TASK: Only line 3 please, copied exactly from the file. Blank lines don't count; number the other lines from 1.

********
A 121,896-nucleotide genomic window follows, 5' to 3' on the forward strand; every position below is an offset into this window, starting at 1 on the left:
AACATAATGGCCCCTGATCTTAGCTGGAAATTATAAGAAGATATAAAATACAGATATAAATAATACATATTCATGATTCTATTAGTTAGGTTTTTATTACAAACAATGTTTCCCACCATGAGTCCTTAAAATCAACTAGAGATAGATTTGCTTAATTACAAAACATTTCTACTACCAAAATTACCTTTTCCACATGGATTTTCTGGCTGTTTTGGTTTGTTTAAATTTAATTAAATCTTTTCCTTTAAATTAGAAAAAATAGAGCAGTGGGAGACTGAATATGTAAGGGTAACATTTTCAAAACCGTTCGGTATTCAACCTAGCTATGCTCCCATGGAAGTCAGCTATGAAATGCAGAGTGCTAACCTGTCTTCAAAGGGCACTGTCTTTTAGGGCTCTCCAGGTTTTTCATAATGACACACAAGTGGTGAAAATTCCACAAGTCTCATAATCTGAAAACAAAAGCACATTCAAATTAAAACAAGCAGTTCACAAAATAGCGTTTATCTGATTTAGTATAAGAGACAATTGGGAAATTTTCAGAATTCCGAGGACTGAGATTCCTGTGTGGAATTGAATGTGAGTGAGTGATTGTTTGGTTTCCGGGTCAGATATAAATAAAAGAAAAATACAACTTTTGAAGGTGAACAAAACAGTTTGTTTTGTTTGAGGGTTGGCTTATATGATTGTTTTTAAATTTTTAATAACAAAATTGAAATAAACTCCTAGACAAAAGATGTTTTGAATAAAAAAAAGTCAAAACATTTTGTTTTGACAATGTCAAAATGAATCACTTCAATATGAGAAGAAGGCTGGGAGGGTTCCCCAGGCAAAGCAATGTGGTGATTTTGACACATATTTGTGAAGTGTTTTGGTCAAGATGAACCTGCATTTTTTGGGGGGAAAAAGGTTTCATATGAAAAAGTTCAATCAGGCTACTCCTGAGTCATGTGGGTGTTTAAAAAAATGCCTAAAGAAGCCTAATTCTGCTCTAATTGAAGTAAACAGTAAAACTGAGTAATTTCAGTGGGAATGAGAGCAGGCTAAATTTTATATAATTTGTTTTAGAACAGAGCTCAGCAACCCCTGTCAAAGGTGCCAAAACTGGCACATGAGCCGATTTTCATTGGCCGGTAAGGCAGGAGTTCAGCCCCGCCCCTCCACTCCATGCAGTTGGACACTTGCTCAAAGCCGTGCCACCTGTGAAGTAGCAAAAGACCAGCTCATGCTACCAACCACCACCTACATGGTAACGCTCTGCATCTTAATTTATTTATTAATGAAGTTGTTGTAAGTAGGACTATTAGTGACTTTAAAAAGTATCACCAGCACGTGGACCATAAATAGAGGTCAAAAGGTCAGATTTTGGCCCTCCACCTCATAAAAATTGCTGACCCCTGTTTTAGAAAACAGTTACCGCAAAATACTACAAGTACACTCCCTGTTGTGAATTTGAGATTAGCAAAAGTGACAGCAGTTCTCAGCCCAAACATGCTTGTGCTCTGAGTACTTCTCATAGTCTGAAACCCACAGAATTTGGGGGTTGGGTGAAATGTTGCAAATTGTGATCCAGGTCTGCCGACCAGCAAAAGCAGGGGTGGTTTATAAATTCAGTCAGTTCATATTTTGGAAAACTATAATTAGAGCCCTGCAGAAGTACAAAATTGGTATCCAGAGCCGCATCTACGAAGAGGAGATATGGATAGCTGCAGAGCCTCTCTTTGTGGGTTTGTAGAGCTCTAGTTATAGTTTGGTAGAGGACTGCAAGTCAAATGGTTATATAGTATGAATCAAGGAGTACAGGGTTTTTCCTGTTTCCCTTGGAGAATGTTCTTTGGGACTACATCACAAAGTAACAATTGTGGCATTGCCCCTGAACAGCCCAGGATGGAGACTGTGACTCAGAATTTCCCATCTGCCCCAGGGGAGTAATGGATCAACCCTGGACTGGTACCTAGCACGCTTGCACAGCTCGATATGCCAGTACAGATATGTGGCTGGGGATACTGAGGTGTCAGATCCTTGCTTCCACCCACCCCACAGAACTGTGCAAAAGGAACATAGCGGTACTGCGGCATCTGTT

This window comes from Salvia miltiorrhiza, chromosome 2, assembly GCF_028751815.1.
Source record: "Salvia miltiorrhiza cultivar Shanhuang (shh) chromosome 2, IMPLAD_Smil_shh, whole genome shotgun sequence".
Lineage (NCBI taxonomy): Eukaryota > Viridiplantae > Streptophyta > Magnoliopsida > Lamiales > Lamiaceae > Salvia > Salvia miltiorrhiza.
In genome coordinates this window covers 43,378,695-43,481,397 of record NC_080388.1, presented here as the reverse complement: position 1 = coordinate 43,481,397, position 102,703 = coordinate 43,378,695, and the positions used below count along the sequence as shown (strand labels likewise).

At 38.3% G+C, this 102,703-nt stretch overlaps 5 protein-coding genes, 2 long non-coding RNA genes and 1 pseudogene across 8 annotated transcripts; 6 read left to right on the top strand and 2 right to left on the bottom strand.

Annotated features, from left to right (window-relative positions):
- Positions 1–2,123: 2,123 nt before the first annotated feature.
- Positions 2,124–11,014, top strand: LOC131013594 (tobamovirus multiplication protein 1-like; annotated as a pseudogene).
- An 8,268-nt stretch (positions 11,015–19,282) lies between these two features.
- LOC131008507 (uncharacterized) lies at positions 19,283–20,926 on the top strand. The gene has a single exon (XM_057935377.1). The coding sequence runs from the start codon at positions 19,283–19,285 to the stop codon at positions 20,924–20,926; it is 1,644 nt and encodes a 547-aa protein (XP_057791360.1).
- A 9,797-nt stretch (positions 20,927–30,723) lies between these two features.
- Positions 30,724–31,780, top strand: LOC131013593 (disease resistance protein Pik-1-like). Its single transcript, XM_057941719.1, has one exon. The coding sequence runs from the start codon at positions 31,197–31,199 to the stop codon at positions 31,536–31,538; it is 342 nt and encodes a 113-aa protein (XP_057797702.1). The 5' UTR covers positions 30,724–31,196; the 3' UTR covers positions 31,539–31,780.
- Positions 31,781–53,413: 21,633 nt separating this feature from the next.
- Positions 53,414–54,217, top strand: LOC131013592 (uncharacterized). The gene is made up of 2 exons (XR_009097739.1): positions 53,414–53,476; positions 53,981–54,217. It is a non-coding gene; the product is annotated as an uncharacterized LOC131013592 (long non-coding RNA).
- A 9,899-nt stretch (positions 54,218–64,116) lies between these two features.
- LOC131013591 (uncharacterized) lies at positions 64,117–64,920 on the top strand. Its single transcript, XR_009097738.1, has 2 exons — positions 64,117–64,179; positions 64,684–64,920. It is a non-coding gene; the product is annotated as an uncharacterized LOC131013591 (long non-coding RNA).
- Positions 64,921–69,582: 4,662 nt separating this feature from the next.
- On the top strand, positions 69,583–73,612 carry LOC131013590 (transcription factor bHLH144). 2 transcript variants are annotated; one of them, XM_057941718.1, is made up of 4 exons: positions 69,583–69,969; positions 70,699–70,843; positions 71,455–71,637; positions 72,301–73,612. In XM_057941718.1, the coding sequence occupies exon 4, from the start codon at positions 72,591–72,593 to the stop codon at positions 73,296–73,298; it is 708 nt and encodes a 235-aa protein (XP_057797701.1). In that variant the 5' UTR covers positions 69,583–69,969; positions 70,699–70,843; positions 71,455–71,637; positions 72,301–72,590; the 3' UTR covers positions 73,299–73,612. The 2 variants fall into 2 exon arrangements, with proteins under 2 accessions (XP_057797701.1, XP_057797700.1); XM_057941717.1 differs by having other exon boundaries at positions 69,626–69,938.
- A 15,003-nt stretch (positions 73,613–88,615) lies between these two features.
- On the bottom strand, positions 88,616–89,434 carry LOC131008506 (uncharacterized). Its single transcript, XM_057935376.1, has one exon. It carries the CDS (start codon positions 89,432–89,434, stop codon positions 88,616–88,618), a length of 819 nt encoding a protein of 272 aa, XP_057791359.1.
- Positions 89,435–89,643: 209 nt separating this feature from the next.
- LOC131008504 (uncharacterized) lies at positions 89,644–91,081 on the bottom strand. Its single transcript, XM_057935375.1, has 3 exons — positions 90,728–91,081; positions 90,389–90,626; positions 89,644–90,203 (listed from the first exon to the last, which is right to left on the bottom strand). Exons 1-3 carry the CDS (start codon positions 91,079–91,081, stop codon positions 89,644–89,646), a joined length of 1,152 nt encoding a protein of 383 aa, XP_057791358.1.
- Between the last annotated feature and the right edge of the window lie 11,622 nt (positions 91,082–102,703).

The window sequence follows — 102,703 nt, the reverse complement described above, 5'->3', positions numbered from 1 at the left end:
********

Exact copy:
This window comes from Salvia miltiorrhiza, chromosome 2, assembly GCF_028751815.1.